Beware bogus pageantry

Posted: Thursday, August 08, 2002

At malls and hotels across the country, kids and young adults take the stage, smiling and cooing for judges, hoping to be the next beauty pageant winner. Many parents spend thousands of dollars on pageants hoping that their child will become the next super model or a famous movie star. The truth is that few are discovered that way.

The Better Business Bureau receives thousands of inquiries each year from consumers about beauty pageants. Before entering a beauty pageant, parents should consider the following questions:

How long has the company been operating pageants? Who are the directors? Usually pageants are operated by for-profit organizations that solicit participants by mail, print advertising or broadcast media to compete for recognition and prizes from the promoter.

What is the total cost of pageant participation for both the entrant and the chaperone? Oftentimes, family or business sponsors are asked to pay a sponsorship fee, which can vary, to the pageant promoter to cover hotel rental fees, awards, administrative costs, salary for company personnel and company profits.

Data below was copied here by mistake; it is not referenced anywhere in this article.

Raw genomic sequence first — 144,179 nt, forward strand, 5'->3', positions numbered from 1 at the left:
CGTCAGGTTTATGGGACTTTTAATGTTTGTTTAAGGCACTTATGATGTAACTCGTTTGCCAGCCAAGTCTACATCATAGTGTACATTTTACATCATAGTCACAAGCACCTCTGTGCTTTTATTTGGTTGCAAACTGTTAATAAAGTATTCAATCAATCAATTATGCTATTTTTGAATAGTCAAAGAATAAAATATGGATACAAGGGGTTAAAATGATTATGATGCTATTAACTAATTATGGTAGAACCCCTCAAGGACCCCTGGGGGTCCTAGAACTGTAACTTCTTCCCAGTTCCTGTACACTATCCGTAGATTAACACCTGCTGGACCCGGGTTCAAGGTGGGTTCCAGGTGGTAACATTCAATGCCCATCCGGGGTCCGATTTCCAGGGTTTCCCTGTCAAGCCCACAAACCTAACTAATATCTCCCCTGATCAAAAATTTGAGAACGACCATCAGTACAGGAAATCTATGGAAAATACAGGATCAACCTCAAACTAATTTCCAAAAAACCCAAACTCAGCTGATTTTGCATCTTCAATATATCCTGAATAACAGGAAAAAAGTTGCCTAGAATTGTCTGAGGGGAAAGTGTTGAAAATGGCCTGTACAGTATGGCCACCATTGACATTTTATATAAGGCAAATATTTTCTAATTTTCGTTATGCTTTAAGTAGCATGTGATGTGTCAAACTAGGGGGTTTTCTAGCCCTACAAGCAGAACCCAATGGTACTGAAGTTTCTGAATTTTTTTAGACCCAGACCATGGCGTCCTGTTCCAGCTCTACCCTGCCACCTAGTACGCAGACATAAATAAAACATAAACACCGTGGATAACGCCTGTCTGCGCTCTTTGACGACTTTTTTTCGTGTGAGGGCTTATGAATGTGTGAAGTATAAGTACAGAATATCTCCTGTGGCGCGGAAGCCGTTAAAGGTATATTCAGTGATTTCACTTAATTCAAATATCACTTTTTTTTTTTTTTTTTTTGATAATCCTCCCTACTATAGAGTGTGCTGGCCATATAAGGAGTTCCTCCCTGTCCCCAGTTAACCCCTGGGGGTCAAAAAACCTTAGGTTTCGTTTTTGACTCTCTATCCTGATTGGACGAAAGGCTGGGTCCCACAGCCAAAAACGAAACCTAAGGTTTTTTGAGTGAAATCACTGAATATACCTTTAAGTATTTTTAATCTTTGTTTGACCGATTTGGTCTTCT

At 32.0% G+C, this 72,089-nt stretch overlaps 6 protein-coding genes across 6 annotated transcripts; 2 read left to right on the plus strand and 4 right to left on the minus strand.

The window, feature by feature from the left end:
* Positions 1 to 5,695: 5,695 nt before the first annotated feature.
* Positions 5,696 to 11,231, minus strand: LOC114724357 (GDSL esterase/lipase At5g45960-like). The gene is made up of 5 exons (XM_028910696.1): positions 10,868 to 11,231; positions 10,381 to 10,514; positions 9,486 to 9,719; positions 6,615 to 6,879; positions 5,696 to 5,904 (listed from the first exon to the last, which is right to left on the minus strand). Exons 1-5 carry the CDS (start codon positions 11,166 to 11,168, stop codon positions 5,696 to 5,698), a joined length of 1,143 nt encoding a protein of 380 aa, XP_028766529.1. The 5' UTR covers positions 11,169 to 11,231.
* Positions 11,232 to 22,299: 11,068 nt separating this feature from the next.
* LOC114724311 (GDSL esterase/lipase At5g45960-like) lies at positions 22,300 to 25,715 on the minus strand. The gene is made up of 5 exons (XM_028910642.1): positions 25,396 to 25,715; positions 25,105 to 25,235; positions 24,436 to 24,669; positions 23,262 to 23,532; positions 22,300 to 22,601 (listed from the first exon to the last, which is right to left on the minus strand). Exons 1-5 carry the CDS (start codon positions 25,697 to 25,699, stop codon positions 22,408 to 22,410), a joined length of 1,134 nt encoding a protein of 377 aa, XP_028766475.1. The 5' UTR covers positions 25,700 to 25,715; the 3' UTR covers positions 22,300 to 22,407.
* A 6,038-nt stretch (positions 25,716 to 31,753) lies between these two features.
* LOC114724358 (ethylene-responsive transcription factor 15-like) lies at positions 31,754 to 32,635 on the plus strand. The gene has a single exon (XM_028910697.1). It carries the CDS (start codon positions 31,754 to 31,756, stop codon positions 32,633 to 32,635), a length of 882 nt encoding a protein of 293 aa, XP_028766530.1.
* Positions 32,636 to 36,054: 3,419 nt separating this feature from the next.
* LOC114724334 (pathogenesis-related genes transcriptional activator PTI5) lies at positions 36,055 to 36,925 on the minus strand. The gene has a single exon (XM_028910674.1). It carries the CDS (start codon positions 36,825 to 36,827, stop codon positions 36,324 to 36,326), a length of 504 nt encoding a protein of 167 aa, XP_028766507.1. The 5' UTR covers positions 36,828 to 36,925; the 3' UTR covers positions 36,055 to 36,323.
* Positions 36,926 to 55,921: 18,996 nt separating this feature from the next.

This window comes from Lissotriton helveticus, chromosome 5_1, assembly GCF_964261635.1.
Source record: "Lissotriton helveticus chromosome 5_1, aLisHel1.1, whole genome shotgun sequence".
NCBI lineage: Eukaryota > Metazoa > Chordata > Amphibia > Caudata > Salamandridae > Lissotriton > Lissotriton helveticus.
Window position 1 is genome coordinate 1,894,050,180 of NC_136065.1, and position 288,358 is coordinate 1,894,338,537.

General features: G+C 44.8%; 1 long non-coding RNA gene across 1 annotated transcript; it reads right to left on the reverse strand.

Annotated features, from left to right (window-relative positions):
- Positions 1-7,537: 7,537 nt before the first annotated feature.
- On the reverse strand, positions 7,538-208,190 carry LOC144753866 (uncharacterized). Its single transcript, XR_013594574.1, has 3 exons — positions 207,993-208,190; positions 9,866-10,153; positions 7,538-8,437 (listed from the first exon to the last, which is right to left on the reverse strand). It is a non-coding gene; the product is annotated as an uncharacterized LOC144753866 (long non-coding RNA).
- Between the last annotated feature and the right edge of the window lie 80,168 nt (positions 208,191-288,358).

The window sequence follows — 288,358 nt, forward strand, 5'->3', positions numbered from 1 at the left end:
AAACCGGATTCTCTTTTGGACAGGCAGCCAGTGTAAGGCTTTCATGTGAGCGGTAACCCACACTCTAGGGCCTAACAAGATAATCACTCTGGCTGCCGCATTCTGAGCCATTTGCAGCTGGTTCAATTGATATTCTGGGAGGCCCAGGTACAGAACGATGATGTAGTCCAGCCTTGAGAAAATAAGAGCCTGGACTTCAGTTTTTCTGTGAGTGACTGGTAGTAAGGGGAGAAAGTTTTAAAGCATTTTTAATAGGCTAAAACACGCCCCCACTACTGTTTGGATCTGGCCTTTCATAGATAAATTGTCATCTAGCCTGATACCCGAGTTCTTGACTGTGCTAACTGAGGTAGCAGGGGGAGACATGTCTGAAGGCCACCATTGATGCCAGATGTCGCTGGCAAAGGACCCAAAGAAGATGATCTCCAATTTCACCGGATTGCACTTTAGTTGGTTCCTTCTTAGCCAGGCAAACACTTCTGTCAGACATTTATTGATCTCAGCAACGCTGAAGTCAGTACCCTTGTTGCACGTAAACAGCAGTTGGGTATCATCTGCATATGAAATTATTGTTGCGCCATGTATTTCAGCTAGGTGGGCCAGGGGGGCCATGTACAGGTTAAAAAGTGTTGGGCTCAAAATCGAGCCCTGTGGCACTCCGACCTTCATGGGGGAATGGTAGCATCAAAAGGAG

Can the location (place of business) of the pageant company be verified? Where and when will the actual pageant be held? What accommodations are provided for contestants? Will there be adequate supervision?

Who are the judges and what are their qualifications? Are they affiliated with the company? Are refunds possible if a contestant decides to withdraw from the pageant? How are the winners chosen? What criteria are used for selection? What are the obligations of the winning contestant?

What do former contestants and winners have to say about the pageant? Ask the company for references.

Finally, what benefit will be derived from participating or winning?

If you're approached by a pageant company, contact the BBB first, for a reliability report on that company. You can also visit the BBB's Web site at for more information about beauty pageants.

Be sure to read any contract carefully and thoroughly in advance of entering a pageant to understand rights and responsibilities of the winner.

Al Tobin is CEO of Better Business Bureau of Alaska, Inc.

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